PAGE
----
The fleshiness of “Risen” is unmitigated, though at times you wish it were. Crucifixion is portrayed as the cruel, torturous form of execution it was. (“Do the Nazarean a kindness,” Pilate tells Clavius, before dispatching him to Golgotha. “Break his legs.” The effect is to hasten the asphyxiation by which crucifixion killed. Clavius chooses instead to have a centurion stick a spear in Jesus’ side). The post-mortem procedure is almost as gruesome. As done in “Risen,” the executed were thrown into an open pit, doused with lime and left to rot—which makes for some disgusting moments when the powers that be try to fish out and present a public corpse following Jesus’ disappearance from the tomb of Joseph of Arimathea (Antonio Gil).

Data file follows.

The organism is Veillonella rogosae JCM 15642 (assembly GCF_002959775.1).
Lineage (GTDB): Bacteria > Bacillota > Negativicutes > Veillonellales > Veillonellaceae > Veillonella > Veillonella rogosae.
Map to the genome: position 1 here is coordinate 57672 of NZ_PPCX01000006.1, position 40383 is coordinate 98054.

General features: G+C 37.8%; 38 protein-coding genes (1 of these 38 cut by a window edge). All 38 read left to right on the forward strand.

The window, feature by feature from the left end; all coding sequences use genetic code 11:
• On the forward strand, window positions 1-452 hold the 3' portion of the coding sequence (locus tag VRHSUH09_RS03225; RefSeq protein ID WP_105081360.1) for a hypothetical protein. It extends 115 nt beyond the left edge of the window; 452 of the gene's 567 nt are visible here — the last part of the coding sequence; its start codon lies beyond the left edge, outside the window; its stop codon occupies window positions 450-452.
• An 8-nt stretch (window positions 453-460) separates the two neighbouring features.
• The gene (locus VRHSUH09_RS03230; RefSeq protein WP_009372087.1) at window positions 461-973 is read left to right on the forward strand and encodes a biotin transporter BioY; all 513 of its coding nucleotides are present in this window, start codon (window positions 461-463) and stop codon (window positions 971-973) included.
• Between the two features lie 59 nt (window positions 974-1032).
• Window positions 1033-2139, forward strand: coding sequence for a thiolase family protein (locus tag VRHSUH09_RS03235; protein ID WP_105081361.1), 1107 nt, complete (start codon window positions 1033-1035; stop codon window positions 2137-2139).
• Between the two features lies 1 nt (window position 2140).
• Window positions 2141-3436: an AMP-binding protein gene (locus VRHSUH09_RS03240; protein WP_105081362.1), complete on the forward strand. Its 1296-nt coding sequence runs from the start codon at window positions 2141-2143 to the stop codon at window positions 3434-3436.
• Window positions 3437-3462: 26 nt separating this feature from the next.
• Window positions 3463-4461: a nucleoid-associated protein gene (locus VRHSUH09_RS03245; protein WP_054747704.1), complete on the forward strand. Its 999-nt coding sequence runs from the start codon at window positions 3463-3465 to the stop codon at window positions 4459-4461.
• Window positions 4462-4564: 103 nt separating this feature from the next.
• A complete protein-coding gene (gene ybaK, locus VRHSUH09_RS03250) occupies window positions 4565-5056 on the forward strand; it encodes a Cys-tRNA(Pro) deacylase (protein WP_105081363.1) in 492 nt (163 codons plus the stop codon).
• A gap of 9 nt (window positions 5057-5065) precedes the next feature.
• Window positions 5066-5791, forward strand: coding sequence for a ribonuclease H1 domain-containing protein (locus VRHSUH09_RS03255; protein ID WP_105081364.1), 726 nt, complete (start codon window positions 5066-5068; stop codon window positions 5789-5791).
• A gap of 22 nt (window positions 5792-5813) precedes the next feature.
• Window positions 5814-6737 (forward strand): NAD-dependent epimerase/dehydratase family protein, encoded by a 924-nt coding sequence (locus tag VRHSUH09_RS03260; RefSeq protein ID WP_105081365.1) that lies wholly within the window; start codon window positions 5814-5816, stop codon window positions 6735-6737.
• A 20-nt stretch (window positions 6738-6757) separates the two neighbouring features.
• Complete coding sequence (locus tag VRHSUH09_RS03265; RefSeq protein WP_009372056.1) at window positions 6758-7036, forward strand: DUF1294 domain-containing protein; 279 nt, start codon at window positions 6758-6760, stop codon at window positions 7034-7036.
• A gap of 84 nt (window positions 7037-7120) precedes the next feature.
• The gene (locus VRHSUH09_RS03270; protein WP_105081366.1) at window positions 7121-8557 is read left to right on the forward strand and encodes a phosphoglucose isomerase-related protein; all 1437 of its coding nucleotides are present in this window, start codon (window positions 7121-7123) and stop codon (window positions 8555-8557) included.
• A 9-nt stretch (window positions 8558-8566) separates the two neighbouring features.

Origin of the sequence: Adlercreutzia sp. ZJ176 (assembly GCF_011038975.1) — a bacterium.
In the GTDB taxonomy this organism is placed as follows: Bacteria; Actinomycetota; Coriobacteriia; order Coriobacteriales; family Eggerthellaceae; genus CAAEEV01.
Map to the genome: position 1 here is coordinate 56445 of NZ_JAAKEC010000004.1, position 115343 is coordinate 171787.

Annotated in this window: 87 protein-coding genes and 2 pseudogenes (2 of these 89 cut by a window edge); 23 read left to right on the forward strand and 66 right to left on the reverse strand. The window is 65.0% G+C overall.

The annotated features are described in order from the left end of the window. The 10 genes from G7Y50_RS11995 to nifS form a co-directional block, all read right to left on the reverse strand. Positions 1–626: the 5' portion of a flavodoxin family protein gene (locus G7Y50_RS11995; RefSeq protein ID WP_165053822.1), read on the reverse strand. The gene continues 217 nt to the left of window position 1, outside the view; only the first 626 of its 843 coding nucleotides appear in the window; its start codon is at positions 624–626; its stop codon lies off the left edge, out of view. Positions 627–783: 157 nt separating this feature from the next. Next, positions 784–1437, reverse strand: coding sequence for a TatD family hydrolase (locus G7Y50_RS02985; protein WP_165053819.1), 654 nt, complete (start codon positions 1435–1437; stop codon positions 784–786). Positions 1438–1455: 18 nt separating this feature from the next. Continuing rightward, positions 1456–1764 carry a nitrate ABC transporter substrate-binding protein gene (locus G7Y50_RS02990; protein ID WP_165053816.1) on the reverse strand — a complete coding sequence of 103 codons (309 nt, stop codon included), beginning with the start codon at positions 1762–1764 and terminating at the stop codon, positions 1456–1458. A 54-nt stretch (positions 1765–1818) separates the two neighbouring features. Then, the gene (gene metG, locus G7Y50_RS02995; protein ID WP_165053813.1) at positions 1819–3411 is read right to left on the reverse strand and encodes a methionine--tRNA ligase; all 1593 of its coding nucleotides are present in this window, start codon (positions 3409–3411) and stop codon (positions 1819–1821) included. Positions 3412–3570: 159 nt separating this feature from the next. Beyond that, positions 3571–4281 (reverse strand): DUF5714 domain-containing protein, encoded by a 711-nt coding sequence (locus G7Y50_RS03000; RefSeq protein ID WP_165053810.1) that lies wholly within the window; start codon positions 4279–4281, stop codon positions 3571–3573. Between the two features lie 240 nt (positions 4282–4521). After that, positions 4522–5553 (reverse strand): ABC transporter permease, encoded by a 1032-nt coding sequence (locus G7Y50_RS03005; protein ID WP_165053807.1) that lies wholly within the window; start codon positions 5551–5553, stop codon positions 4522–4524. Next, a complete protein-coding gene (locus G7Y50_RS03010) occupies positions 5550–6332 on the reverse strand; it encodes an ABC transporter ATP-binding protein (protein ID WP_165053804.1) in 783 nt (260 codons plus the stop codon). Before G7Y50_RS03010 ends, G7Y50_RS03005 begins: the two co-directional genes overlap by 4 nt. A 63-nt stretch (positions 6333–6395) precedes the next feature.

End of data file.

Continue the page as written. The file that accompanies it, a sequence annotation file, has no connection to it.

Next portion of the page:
“Risen” is not without humor. While hunting for Jesus’ body and the apostles he thinks made off with it, Clavius asks a roomful of Roman soldiers, “Who knows the woman Mary Magdalene?” Half the men bashfully raise their hands. (The joke is based on the false tradition that Mary Magdalene was a prostitute.) The apostle Bartholomew (a wonderful Stephen Hagan) is dragged in giddy with joy and questioned about the risen Christ.
Offering to be crucified himself, Bartholomew is treated to Clavius’s excruciatingly detailed, vivid and condescending description of what crucifixion entailed and how it worked, a sequence that in its own way is far more disturbing than anything Mel Gibson did in “The Passion of the Christ,” because, again, the listener’s imagination is in play. (One recalls the description of hell in A Portrait of the Artist as a Young Man and shudders.) Bartholomew seems visibly shaken, then gleefully offers himself again. It is a very good moment.